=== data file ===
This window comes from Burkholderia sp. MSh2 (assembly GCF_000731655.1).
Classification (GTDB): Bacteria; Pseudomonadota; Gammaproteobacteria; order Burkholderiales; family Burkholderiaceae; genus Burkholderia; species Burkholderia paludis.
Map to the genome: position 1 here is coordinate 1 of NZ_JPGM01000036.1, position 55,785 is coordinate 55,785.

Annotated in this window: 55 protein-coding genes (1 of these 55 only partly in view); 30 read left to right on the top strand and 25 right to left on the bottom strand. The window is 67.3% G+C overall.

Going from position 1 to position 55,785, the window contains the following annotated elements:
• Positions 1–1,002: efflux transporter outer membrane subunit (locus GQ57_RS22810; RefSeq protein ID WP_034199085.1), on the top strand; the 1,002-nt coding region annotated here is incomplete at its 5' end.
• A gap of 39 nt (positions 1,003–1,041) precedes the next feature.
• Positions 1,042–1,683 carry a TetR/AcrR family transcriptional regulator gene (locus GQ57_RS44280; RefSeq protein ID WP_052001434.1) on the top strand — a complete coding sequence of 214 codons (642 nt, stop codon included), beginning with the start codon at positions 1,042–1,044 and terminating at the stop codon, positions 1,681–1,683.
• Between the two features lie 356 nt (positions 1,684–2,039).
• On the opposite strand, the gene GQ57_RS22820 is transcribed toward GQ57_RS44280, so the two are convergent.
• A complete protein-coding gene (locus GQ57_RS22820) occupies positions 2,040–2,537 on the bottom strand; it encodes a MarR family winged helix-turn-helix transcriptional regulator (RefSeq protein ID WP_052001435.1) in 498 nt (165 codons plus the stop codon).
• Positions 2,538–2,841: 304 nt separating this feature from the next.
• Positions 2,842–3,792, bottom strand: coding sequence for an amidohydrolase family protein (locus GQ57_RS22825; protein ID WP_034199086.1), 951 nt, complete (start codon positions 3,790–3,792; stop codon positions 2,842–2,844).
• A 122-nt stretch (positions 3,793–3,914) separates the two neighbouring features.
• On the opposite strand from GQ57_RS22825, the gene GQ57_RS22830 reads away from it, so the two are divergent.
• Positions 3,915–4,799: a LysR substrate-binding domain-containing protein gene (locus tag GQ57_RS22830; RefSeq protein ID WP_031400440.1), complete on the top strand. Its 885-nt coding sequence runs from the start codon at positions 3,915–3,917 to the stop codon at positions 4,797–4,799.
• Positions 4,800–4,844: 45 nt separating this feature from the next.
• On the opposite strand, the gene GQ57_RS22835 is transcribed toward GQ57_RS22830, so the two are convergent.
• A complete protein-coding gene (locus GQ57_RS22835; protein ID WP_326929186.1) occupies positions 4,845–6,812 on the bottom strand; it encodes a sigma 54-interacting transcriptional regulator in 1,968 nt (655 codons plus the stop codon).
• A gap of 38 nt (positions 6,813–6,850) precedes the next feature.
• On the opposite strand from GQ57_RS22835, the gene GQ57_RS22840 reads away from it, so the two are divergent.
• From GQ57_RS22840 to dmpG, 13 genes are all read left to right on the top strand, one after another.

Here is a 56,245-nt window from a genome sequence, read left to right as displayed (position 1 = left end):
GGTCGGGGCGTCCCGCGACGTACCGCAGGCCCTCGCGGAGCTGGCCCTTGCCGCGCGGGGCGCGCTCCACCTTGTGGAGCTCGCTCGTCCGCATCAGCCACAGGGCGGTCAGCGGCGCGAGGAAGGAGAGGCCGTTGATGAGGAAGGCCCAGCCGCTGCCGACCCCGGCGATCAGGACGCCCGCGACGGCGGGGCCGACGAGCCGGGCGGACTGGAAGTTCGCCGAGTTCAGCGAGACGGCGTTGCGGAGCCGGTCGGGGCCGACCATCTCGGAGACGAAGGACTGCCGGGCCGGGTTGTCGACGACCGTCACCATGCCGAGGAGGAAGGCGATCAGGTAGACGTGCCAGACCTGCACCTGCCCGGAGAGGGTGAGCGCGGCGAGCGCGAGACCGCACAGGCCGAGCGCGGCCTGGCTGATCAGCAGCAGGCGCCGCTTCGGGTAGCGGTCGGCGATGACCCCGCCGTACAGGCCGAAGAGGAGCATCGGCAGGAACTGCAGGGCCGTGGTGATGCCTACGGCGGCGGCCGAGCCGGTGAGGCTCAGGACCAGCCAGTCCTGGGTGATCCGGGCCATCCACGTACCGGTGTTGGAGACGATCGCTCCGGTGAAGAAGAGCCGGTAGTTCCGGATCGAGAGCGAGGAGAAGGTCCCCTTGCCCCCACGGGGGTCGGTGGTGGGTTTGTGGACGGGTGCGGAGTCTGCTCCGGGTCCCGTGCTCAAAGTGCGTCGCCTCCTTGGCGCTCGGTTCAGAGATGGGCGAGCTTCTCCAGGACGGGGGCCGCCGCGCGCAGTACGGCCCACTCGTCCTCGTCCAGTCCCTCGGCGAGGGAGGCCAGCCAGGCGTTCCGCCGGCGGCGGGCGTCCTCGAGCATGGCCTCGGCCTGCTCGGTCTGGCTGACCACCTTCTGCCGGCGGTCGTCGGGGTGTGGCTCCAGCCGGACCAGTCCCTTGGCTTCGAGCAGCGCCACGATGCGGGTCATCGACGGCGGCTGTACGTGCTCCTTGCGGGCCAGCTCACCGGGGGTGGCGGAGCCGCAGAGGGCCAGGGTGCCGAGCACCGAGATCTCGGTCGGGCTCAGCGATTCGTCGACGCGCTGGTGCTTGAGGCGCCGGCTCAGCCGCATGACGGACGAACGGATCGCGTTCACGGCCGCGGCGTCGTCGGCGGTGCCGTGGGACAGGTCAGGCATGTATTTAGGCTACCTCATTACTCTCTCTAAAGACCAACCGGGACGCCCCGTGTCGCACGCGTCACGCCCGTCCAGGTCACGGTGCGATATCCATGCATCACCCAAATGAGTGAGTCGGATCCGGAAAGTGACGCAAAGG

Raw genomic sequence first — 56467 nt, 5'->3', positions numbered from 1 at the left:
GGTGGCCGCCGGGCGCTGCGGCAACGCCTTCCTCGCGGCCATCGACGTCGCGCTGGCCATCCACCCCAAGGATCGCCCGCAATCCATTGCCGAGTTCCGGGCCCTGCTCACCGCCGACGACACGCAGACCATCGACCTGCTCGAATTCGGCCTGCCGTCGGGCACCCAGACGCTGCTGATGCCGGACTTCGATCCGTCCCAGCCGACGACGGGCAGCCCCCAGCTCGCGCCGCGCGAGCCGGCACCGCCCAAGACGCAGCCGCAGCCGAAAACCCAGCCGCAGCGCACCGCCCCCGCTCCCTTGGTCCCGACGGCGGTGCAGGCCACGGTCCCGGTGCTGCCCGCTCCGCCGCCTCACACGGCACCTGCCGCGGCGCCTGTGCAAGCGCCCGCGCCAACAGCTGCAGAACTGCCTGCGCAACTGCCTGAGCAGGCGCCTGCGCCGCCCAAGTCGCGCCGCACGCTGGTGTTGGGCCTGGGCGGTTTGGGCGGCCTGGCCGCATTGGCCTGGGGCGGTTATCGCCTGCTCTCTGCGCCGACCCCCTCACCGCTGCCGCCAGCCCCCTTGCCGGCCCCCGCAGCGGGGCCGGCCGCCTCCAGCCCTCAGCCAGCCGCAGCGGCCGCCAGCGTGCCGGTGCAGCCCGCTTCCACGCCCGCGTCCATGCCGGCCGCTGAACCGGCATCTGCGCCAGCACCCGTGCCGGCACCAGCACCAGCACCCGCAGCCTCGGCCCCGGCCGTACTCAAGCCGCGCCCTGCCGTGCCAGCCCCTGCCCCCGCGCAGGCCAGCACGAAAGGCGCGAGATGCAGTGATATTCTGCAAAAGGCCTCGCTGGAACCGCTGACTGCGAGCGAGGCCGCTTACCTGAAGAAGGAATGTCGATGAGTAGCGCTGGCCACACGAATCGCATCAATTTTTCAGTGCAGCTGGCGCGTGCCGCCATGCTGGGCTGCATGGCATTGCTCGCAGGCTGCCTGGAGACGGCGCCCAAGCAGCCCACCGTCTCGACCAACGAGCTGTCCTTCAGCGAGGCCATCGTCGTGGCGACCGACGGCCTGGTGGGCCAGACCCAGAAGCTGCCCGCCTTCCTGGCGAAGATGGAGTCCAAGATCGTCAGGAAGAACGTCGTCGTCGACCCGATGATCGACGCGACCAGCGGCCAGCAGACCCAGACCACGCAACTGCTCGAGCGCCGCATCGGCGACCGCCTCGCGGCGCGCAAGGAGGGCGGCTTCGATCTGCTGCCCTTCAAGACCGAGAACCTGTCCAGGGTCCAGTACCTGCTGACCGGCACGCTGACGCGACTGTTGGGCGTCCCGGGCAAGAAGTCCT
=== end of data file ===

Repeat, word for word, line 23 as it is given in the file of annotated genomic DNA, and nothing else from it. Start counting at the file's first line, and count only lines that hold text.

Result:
Here is a 56,245-nt window from a genome sequence, read left to right as displayed (position 1 = left end):